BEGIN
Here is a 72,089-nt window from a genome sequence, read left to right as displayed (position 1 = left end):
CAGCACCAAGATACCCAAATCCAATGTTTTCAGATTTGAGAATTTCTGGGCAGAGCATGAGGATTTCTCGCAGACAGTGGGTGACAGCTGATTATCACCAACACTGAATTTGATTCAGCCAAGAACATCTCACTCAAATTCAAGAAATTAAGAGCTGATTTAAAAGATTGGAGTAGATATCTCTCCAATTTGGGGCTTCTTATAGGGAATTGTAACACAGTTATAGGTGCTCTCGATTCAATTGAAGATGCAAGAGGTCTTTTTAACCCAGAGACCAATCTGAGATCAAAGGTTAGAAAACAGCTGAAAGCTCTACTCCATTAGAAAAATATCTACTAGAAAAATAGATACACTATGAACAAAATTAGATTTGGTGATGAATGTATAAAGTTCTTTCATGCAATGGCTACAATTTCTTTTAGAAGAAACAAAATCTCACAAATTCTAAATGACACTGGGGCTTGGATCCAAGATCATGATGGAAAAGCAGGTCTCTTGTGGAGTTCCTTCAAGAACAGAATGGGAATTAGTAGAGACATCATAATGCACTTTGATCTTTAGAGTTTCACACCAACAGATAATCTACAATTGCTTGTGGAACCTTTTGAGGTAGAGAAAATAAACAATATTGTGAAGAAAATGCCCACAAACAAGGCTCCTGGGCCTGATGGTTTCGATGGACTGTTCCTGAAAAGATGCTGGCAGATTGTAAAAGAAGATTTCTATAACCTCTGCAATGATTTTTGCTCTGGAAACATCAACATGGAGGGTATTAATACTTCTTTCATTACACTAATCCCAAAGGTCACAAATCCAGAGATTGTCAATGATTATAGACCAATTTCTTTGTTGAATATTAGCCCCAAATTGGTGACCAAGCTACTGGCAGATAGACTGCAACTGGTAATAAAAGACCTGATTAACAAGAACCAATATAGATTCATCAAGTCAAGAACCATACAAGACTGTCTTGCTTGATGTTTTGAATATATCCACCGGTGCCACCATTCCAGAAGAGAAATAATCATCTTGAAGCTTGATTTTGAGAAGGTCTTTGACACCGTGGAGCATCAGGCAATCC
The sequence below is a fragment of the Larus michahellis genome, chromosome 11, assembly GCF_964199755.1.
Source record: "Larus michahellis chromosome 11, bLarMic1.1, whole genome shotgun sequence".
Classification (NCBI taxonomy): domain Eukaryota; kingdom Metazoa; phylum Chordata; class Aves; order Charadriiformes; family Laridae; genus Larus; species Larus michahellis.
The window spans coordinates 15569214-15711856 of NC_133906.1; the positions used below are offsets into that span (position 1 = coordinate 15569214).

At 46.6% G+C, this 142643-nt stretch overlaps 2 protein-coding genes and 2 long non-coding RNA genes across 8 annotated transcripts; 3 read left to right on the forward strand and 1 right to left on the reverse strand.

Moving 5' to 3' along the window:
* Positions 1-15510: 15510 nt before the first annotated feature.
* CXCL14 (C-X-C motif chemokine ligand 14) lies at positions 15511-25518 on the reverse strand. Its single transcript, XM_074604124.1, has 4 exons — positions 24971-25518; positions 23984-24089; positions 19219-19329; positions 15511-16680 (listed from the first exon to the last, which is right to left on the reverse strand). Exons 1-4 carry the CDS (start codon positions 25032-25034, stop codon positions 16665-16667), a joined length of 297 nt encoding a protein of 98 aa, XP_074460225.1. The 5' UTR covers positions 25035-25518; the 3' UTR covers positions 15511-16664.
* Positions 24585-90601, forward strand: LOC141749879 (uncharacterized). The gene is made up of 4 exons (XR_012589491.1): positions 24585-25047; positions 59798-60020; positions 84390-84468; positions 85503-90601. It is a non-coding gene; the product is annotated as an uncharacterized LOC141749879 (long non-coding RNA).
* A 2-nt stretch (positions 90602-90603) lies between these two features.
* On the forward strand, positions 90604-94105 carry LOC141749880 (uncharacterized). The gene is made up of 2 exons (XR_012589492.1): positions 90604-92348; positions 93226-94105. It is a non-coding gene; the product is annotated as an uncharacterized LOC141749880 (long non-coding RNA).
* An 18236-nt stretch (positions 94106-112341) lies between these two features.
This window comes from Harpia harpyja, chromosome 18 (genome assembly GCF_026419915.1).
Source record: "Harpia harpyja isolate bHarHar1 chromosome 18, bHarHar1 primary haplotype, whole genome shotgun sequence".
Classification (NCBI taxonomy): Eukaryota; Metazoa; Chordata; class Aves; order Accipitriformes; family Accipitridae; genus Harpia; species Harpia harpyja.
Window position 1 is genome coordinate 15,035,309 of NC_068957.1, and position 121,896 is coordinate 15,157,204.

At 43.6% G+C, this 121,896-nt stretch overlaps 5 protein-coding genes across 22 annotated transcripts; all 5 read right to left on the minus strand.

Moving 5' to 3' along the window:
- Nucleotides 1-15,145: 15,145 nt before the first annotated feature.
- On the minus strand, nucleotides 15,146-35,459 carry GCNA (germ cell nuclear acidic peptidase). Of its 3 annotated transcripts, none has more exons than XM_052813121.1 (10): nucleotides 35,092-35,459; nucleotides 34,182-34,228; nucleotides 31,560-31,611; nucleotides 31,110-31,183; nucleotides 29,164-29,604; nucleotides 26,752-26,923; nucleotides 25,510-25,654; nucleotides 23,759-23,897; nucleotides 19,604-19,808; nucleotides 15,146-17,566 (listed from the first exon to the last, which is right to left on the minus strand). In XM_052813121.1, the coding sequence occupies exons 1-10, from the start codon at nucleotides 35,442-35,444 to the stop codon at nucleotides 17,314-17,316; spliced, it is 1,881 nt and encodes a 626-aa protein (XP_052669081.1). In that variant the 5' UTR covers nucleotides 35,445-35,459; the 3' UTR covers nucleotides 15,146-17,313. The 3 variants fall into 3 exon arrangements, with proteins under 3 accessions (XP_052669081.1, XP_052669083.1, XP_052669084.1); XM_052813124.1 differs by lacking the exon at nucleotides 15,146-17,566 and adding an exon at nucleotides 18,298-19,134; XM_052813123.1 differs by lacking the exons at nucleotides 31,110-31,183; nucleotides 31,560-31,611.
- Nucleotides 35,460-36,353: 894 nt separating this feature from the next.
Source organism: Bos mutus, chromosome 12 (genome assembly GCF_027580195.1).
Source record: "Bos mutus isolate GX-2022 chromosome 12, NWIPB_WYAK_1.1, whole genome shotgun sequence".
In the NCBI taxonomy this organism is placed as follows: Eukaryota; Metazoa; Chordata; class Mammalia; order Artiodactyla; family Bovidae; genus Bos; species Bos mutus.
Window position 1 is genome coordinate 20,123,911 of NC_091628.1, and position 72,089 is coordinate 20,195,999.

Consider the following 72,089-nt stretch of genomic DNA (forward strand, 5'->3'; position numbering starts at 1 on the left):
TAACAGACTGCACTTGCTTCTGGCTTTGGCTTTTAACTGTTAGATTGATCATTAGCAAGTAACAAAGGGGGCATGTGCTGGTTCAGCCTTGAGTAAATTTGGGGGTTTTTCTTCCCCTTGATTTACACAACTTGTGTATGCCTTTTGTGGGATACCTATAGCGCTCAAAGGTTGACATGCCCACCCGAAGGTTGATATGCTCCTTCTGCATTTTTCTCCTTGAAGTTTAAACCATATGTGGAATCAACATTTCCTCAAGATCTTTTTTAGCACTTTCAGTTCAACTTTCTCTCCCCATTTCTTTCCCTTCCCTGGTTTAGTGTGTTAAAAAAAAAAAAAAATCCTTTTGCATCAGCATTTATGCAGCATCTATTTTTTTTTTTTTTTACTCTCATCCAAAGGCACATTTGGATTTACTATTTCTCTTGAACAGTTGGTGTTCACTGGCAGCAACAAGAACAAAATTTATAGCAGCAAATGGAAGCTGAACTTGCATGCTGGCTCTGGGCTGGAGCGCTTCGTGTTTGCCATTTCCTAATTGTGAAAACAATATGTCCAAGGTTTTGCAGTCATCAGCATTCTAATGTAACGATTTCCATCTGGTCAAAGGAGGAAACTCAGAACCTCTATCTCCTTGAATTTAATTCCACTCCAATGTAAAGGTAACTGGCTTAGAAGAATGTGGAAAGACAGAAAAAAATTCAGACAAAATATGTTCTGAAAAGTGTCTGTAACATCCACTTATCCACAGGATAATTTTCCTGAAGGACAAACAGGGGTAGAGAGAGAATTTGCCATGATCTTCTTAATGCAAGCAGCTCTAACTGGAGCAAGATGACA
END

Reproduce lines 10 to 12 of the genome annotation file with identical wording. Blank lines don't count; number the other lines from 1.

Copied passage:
* CXCL14 (C-X-C motif chemokine ligand 14) lies at positions 15511-25518 on the reverse strand. Its single transcript, XM_074604124.1, has 4 exons — positions 24971-25518; positions 23984-24089; positions 19219-19329; positions 15511-16680 (listed from the first exon to the last, which is right to left on the reverse strand). Exons 1-4 carry the CDS (start codon positions 25032-25034, stop codon positions 16665-16667), a joined length of 297 nt encoding a protein of 98 aa, XP_074460225.1. The 5' UTR covers positions 25035-25518; the 3' UTR covers positions 15511-16664.
* Positions 24585-90601, forward strand: LOC141749879 (uncharacterized). The gene is made up of 4 exons (XR_012589491.1): positions 24585-25047; positions 59798-60020; positions 84390-84468; positions 85503-90601. It is a non-coding gene; the product is annotated as an uncharacterized LOC141749879 (long non-coding RNA).
* A 2-nt stretch (positions 90602-90603) lies between these two features.